Foundations of Cultural Planning
Trace the history of the concept and practice of cultural planning from the origins of the Town and Country Planning Movement to its present-day application and development in North America, Australasia, Europe and the Asia-Pacific Region.
By the end of this course, you will be able to:
- Understand the history and principles of cultural planning and their relationship to current practice, policy and programs;
- Identify and understand the relationship between cultural planning and other types of planning – urban and regional, social, economic, environmental;
- Develop strategic, integrated and comprehensive approach to cultural resources, policy, and planning at community, urban or regional levels;
- Situate cultural planning – and cultural plans – in a wider policy landscape and make the necessary connections to various policy and planning agendas including social cohesion and inclusion, cultural diversity, quality of amenity and place, local and regional economic development and well-being; and
- Understand the mapping, research and consultation needs of cultural planning to be both sustainable and inclusive.
"I would highly recommend this course to anyone working in the field of community or cultural development, as I have used the concepts learned over and over again and will continue to adapt my approaches to communities with this understanding, and this result will benefit others. I also took away great perspectives from fellow students."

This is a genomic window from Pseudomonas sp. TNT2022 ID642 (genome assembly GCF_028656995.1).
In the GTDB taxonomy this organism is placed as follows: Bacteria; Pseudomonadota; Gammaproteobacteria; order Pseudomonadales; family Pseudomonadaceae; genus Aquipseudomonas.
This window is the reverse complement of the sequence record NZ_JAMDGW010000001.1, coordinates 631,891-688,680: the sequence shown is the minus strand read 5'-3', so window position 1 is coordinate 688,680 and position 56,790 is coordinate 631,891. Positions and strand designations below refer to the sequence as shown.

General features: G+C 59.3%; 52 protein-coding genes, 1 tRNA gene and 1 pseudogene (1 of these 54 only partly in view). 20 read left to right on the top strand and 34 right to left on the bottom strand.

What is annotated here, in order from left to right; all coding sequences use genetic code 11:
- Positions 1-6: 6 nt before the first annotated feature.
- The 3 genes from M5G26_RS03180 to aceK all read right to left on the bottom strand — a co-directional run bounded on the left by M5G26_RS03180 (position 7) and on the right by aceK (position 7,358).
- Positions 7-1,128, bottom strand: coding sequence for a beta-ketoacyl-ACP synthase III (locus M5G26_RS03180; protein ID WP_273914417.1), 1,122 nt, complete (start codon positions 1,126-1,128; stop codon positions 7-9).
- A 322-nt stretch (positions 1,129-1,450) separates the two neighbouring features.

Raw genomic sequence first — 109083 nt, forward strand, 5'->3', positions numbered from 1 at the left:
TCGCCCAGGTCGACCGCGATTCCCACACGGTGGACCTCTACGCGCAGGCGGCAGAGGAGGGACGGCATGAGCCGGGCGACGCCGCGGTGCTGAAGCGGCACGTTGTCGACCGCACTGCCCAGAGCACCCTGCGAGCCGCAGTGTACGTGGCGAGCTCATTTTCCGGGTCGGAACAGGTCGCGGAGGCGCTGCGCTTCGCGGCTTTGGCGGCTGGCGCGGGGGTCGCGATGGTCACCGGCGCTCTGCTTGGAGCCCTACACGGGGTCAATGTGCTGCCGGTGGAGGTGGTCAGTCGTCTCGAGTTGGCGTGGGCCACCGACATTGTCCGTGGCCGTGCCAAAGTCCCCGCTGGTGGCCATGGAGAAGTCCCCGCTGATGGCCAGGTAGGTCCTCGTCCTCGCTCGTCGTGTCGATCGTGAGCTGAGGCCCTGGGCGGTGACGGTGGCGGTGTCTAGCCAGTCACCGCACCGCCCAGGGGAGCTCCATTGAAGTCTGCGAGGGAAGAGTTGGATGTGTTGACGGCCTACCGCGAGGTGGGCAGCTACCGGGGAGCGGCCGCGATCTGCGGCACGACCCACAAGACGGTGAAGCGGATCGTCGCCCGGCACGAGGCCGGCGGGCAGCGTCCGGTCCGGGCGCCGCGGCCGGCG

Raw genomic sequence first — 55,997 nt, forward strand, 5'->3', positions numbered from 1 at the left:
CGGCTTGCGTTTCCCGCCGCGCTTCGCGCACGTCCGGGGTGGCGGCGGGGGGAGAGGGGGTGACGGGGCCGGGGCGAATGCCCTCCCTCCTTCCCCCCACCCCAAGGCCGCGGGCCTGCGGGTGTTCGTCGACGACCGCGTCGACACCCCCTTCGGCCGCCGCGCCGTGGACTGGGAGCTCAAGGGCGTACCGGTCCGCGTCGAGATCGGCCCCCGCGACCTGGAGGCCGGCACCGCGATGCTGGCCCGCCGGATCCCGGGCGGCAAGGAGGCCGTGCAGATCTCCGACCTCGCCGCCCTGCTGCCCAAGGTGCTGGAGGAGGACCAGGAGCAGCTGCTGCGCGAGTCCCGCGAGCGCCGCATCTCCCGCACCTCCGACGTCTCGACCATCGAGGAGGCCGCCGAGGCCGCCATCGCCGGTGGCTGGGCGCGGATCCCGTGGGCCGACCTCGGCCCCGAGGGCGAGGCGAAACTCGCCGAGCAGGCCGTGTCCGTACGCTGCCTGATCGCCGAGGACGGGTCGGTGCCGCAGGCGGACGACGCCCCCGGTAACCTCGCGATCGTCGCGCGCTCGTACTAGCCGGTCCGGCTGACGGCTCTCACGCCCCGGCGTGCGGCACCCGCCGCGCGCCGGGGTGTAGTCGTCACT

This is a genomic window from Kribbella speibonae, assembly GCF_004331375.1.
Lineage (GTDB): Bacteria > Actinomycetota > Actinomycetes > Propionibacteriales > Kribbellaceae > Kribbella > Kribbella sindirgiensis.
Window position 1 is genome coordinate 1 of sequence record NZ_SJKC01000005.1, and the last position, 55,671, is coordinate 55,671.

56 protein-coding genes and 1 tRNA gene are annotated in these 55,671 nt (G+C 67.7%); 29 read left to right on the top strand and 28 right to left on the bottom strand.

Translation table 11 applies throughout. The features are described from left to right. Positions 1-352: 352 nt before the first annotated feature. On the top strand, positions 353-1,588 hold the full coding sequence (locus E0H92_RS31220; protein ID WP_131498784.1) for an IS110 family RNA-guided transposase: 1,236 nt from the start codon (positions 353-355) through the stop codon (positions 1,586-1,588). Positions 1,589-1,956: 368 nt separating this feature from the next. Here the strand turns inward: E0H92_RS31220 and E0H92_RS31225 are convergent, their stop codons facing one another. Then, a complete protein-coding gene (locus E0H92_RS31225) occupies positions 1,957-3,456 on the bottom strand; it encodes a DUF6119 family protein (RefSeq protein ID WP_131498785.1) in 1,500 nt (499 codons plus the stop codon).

-Lynda Lafleur, Community Liaison, Columbia Basin Trust - Nakusp, BC
Instructor: Robert Palmer
Standard Fee: C$800
Registration closes Jan 20, 2014
This course can be taken individually for professional development, or applied to earn the UBC Certificate in Cultural Planning - an online learning program offered by the UBC Centre for Cultural Planning and Development.
The format of this course is 100% online. Courses are structured to provide a positive learning environment for participants to engage and interact with the content and class discussions. In an online course, additional time for individual study and reading is required to review the course material for assignments. Instructors facilitate throughout the course and are available to provide feedback via email and through discussion forums. This course involves an average of 10 to 12 hours of study per week.
This course is approved by the Planning Institute of British Columbia (PIBC) for Organized Learning Units.
This course will qualify for Alberta Professional Planners Institute (APPI) Structured Learning Units.
Members of the Ontario Professional Planners Institute (OPPI) undertaking Continuous Professional Learning may claim learning units for this course according to the CPL Program Guide.
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